All told, Tiger has had multiple surgeries on his left knee and three back procedures since April 2014, the latest coming in October 2015 to relieve discomfort.

Mickelson, however, has largely avoided the surgeon’s table. Other than a hip procedure early in his career, his bookend hernia operations are the extent of Lefty’s surgical records, and that’s by design.

“He’s been very diligent with his strength and conditioning program, and that program has been very specific in addressing the requirements of the golf swing,” said Cochran, who has been training Mickelson since 2003. “First and foremost is injury prevention.”

In 2010, Mickelson was diagnosed with psoriatic arthritis, an autoimmune disease in which the body’s immune system misfires against its own joints and tendons. As a result, he dramatically adjusted his diet and intensified his training with Cochran.

That worked paid off this offseason when Mickelson was sidelined by surgery and recovery, a process he was unfamiliar with. But he embraced the plan if not the plodding nature that is such a part of rehabilitation.

“As with any athlete in any sport, you have to let the body have a proper amount of time to rest,” Cochran said. “It was a pitch count. You’re not coming out the first day after surgery and hitting drivers at full speed. It’s just not how you do it. You start with wedges and build up.”

Comparisons, particularly to Woods, are always unfair, and luck certainly plays a role when it comes to athletes and injury; but it was impossible to ignore the contrast between Lefty and Tiger on Day 1 in Los Angeles.

One was horizontal, the other was hungry for another round.

Getty Images

Monty grabs lead entering final round in season-opener

By Associated PressJanuary 20, 2018, 4:00 am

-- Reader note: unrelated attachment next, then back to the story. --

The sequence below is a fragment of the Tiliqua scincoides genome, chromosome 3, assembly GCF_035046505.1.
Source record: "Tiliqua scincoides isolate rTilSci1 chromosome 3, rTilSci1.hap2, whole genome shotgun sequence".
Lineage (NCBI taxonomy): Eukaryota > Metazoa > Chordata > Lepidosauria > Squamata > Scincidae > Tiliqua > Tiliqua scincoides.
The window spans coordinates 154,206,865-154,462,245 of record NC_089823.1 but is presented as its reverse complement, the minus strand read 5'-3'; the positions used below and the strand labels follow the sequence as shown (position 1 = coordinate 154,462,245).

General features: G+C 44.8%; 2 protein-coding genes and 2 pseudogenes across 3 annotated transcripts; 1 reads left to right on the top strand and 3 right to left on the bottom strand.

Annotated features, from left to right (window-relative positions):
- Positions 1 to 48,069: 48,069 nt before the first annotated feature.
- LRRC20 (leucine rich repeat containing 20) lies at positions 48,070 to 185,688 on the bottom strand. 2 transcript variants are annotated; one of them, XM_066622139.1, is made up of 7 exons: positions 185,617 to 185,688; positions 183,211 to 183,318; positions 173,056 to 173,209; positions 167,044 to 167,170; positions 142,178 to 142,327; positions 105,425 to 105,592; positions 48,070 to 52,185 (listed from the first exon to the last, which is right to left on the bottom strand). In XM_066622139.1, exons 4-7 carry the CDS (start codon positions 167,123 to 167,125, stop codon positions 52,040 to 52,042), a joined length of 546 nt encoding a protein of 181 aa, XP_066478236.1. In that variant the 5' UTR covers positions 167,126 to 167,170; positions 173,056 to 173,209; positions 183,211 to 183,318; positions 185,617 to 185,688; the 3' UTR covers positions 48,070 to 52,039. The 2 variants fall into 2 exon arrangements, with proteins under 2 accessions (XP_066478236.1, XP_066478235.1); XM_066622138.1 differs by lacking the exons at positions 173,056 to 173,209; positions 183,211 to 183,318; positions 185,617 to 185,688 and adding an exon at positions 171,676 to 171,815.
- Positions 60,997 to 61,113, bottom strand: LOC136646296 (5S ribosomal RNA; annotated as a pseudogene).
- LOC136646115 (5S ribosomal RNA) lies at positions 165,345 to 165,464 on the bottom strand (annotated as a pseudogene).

KAILUA-KONA, Hawaii – Colin Montgomerie shot a second straight 7-under 65 to take a two-shot lead into the final round of the Mitsubishi Electric Championship, the season opener on the PGA Tour Champions.

The 54-year-old Scot, a six-time winner on the over-50 tour, didn't miss a fairway on Friday and made five birdies on the back nine to reach 14 under at Hualalai.

Montgomerie has made 17 birdies through 36 holes and said he will have to continue cashing in on his opportunities.

''We know that I've got to score something similar to what I've done – 66, 67, something like that, at least,'' Montgomerie said. ''You know the competition out here is so strong that if you do play away from the pins, you'll get run over. It's tough, but hey, it's great.''


Full-field scores from the Mitsubishi Electric Championship


First-round co-leaders Gene Sauers and Jerry Kelly each shot 68 and were 12 under.

''I hit the ball really well. You know, all the putts that dropped yesterday didn't drop today,'' Kelly said. ''I was just short and burning edges. It was good putting again. They just didn't go in.''

David Toms was three shots back after a 66. Woody Austin, Mark Calcavecchia and Doug Garwood each shot 67 and were another shot behind.

Bernhard Langer, defending the first of his seven 2017 titles, was six shots back after a 67.

The limited-field tournament on Hawaii's Big Island includes last season's winners, past champions of the event, major champions and Hall of Famers.

''We've enjoyed ourselves thoroughly here,'' Montgomerie said. ''It's just a dramatic spot, isn't it? If you don't like this, well, I'm sorry, take a good look in the mirror, you know?''

Getty Images

The missing link: Advice from successful tour pros